Interactive: Hurricane Tracker

Monitor Atlantic storm paths and weather conditions. staff and news service reports
updated 8/4/2011 6:40:40 PM ET 2011-08-04T22:40:40

Tropical Storm Emily broke apart Thursday and became a wet low pressure system after dumping rains over Haiti and the southwestern corner of the Dominican Republic, the U.S. National Hurricane Center said.

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The system still had "some" potential to regenerate on Friday or Saturday, the center stated, which meant Florida would still be watching it.

The center said all hurricane watches and warnings had been canceled but heavy rains were continuing to fall over the island of Hispaniola, which is shared by Haiti and the Dominican Republic. Flooding and mudslides were still a threat.

Emily dropped more than 5 inches around the southwestern Dominican city of Barahona, prompting the government to order the evacuation of more than 5,000 people.

With about 600,000 Haitians still living in flimsy tents and shanties because of the January 2010 earthquake, strong winds whipped through palm trees in Haiti's capital while heavier rains fell farther north, damaging several hundred homes and a cholera treatment center, said Marie Alta Jean-Baptiste, the country's civil defense director. But there were no reports of deaths.

Story: US: Stronger odds for above-average hurricane season

A river in Haiti's central Artibonite Valley rose to dangerous levels late in the day, threatening to inundate at least 50 small cinderblock and wooden houses in L'Estere. It has been raining in that area for weeks, but the added rain from Emily brought the chocolate-brown L'Estere River to the edge of its banks.

Associated Press journalists accompanied a government worker who warned people to leave their homes. Most refused, however, fearing to leave their belongings behind in the remote area.

In the capital, which has most of those left homeless by the earthquake, the rain was relatively light so far, but the government evacuated a few families from a camp for quake victims to a school, said Jean-Joseph Edgard, an administrator in Haiti's Civil Protection Department.

Story: Start of Atlantic hurricane season has been busy

About a hundred people were staying in temporary shelters in the southern beach town of Jacmel and 25 inmates from a jail in the coastal town of Mirogoane were taken to a nearby police station, said Emmanuelle Schneider, a spokeswoman for the U.N. Office for the Coordination for Humanitarian Affairs.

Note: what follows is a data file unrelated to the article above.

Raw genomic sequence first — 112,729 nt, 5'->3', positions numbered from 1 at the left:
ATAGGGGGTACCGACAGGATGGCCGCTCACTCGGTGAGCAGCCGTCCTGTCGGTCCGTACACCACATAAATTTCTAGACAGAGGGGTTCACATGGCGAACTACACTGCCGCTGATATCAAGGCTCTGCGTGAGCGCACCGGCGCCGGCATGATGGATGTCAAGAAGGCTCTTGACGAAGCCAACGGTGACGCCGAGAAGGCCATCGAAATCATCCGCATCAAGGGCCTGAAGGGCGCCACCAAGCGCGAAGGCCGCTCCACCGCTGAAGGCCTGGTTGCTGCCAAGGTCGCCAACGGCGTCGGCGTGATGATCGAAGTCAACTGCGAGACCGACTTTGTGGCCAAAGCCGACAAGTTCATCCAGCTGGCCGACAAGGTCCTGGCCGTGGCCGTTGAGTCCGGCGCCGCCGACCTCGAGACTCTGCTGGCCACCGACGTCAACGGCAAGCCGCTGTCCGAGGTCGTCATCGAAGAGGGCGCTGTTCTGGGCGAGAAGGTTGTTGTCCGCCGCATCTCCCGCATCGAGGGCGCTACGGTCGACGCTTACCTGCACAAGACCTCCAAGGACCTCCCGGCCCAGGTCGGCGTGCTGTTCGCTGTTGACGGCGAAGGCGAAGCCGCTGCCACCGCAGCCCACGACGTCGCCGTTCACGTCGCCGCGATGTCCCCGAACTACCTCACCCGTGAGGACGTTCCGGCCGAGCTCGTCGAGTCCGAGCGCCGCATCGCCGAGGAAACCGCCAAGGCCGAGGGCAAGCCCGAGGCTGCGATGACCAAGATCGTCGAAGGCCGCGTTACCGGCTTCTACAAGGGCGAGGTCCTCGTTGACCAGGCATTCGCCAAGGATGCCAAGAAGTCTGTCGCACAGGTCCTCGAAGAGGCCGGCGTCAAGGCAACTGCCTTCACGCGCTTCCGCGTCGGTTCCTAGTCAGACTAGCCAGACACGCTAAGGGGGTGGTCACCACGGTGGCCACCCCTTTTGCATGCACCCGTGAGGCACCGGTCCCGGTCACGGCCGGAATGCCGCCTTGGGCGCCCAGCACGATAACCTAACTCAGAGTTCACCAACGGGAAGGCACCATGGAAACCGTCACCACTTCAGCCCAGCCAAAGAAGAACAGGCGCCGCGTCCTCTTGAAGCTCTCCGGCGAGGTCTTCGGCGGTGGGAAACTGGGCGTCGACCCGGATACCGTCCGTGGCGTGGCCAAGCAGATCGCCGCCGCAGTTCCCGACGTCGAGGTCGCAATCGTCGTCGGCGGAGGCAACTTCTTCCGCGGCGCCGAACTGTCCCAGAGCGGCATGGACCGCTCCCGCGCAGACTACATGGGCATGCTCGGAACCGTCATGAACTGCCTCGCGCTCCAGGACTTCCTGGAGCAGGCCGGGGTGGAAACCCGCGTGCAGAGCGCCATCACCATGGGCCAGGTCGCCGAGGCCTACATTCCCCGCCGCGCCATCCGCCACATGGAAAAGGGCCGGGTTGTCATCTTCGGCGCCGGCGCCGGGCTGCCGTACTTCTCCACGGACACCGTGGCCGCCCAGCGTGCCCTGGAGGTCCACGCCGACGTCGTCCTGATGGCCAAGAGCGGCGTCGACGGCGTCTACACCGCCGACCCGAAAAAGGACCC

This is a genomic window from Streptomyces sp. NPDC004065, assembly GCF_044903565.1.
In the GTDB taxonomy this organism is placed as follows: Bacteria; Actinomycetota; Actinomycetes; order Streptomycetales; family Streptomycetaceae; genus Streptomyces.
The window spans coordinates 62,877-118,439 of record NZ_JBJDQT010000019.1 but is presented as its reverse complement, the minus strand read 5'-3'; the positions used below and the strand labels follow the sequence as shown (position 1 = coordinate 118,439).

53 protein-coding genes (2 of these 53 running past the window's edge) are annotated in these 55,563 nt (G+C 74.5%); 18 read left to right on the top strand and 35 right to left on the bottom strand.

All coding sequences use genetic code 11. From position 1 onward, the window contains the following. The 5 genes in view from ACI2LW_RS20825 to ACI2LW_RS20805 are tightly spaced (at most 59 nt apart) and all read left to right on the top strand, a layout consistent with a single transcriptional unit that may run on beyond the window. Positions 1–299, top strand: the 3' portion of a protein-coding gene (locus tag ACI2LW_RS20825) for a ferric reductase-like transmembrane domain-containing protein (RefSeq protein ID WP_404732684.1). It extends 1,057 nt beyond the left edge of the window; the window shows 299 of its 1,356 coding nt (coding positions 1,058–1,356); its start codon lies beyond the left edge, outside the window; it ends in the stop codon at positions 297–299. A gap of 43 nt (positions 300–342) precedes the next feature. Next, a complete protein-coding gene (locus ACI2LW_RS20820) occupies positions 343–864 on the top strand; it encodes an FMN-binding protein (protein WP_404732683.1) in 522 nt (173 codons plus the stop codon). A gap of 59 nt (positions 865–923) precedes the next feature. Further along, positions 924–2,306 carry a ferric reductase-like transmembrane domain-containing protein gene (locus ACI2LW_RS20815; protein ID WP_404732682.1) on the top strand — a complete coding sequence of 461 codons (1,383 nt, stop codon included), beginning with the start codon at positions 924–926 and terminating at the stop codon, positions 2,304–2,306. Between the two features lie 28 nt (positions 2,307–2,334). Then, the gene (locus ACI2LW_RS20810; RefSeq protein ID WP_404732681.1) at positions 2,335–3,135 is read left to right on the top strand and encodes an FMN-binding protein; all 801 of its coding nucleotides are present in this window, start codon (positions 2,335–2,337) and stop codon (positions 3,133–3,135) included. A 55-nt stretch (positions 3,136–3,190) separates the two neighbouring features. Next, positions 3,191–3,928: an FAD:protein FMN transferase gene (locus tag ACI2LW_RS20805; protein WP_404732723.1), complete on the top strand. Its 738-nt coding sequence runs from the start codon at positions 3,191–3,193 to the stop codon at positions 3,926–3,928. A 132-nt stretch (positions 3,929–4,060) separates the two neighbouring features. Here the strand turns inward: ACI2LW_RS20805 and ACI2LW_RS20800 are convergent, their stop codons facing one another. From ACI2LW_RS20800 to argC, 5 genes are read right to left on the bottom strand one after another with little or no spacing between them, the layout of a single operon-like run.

Schneider said the U.N. mission also sent heavy equipment to the Central Plateau to help repair a road cut by flooding. A team of sanitation specialists also traveled to the area to help stem the flow of cholera after a treatment center for the waterborne disease flooded.

The Associated Press and Reuters contributed to this report.

Video: Tropical Storm Emily takes aim at Haiti

  1. Closed captioning of: Tropical Storm Emily takes aim at Haiti

    >>> tropical storm emily is taking aim at haiti and the dominican republic right now. it is expected to reach the u.s. this weekend. we want to get right to the weather channel 's eric fisher . he's been following this, watching the storm's track right now. what's the latest? what do we have a sense of what it might do?

    >>> well, good morning, peter. the bottom line with this storm is it doesn't really know what it wants to do. it's not very organized. tropical storm emily has been drifting westward and we've seen flare-ups of thunderstorms and they dissipate and flare back up again. right now, 50-mile-per-hour winds. the stationary movement. that's kind of at the time of the advisory, a stationary movement just slowly drifting westward. the pressure is at 1,005 millibars. here are the first visible shots of the day. you can see the cluster of thunderstorms with the center right about in here as it slowly works its way west, and it doesn't look impressive, but sometimes you don't need that perfect-looking hurricane or tropical storm to create a high-impact event. some of that rain starting to come ashore across hispaniola, and we could see some big-time rain totals as this slowly works west and then begins to take a turn north over time . some of the reasons it's not really intensifying -- see that slice of orange? that's dry air in the atmosphere. storms don't like to see that. also notice some of the clouds moving up from the south here. they're moving off to the east. steering currents aren't right. so the bottom line , it's really not going to strengthen into a major storm, but it will create up to 20 inches of rainfall across the higher terrain of his panela. that's where we have tropical storm warnings . also the southeastern bahamas , tropical storm watches here for the northwestern bahamas and eastern cuba is in that warning, too. so, if you're on vacation in the bahamas , this is certainly going to be a rain maker . and here is the forecast trek. slowly should start to churn off toward the north and west, weakening a little bit. might see some minor strengthening. it does appear they'll get picked up and moved out into the ocean as we get into the weekend, but folks on the eastern side of florida still need to watch this storm as we head through the next few days.


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